Director Michael Peterson takes a stab at the world of LARPing with his first feature film, Lloyd the Conqueror. There are some rocky moments in terms of character purpose and delivery of story, but not without some strong moments to help balance out the film’s shortcomings.
Through an over world map drawn on scroll (similar to what we’ve seen recently in the show Game of Thrones or the Lord of the Rings trilogy), the opening credit sequence to the film is done right. It presents the film in a fashion that you would ask for, taking the fantasy aspect of LARPing (Live Action Role Playing) and creating a cinematic aesthetic that you could only do with movies.
Unfortunately, this direction is only taken for a short time and is forgotten throughout the film, never really making a presence again. The idea behind LARPing is a chance to immerse one’s self into a world where, within in a set of rules, you’re allowed to imagine yourself as a fantasy based character. But the film in hand feels as though it never takes that view point into consideration and presents an outsider’s perspective to the pass-time rather than those who actually do throw themselves into that world.
In the end, the idea of LARPing within the film feels more of a vehicle for the main character to go through the traditional steps of character development you’d expect a protagonist to go through. This furthermore creates the feeling that the movie is more about the idea of LARPing, rather than being about LARPing itself.
Case in point, for the very few LARPing scenes present in the film the characters spent their time waving their duct tape and foam weapons around, making it hard for the audience to actually understand what was transpiring and instead laugh at how silly the game looks. It removes the entire fantasy aspect of the game.
Despite this though, Lloyd the Conqueror still has a strong presence as a comedic film thanks to the lively performances of headlining actors Brian Posehn, Mike Smith (Bubbles from Trailer Park Boys), and a strong lengthy cameo from Harland Williams. Each actor made their characters their own providing most of the film’s laughs based on their delivery of lines (both scripted and improvised as it is Harland Williams), and provided plenty of audience-pleasing jokes and moments. In particular, the scene with Brian Posehn and Mike smith eying each other down as sworn enemies, made for some of the best minutes of the film. On top of this, it was nice to see Posehn play a role that was more than a character saying a weird thing or two before walking off camera, and seeing Smith breakaway from his claim to fame and resident of the Sunnyvale Trailer Park, Bubbles.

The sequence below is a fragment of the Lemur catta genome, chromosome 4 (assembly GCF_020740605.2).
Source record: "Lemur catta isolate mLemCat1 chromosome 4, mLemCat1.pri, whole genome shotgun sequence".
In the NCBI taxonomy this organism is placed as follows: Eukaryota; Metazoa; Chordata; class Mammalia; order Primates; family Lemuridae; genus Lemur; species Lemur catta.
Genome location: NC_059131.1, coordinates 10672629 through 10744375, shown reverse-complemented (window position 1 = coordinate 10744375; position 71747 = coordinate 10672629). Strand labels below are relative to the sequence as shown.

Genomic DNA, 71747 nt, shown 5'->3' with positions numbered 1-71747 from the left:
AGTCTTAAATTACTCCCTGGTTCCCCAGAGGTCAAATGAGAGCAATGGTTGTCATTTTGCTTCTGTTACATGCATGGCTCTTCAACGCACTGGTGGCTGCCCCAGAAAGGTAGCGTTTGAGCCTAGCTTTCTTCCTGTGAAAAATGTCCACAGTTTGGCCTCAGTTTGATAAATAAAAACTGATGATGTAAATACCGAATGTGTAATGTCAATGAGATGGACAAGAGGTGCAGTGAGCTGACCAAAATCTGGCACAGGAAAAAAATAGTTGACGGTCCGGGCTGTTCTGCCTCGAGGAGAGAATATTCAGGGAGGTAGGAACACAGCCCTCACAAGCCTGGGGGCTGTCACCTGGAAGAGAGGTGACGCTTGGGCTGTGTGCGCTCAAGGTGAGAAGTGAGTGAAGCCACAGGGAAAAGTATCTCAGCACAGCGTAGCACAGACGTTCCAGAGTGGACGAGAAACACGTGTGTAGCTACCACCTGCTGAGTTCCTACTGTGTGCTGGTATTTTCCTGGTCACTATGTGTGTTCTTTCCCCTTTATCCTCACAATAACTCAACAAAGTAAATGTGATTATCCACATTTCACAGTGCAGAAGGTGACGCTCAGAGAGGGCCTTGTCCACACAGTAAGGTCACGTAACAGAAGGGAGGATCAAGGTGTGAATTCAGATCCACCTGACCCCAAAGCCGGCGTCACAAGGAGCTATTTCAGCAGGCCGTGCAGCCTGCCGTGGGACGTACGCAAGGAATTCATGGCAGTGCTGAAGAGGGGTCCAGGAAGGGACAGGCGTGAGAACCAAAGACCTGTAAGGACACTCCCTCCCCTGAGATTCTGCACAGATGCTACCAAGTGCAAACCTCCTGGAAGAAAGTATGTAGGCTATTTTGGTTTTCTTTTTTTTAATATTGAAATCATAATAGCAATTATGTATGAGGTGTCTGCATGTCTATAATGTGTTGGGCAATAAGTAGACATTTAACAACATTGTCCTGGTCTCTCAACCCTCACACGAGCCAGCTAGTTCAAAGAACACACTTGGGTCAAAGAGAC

Not only did the film have strong comedic moments, the cinematography had a pleasing aesthetic that provided some gorgeous visuals. In particular, for the very few moments where the protagonist and his friends strap on their LARPing gear and step outside, the picture pops with colour and contrast that highlights the fantastic park and landscape locations of Calgary, Alberta. It is such an aesthetic that helped present the LARPing matches in a more dramatic nature (accompanied by a fantastic Canadian metal soundtrack). One LARPing match in particular had two factions of characters fighting against the fall foliage at magic hour. It was moments such as this that you found yourself wishing the film took the extra step and actually presented the matches as battles through the eyes of the characters, instead of showing what we as an audience see.
In the end, and to be brief, the main characters go through all the paces of character development you’d expect, the story is told with some fantastic visuals, and, once again, the Canadian metal soundtrack sets the tone for the film. Overall, Lloyd the Conqueror is a predictable film with some good moments despite its shortcomings and because of this you leave being satisfied but wishing the film took the extra step in presenting LARPing as an actual fantasy world.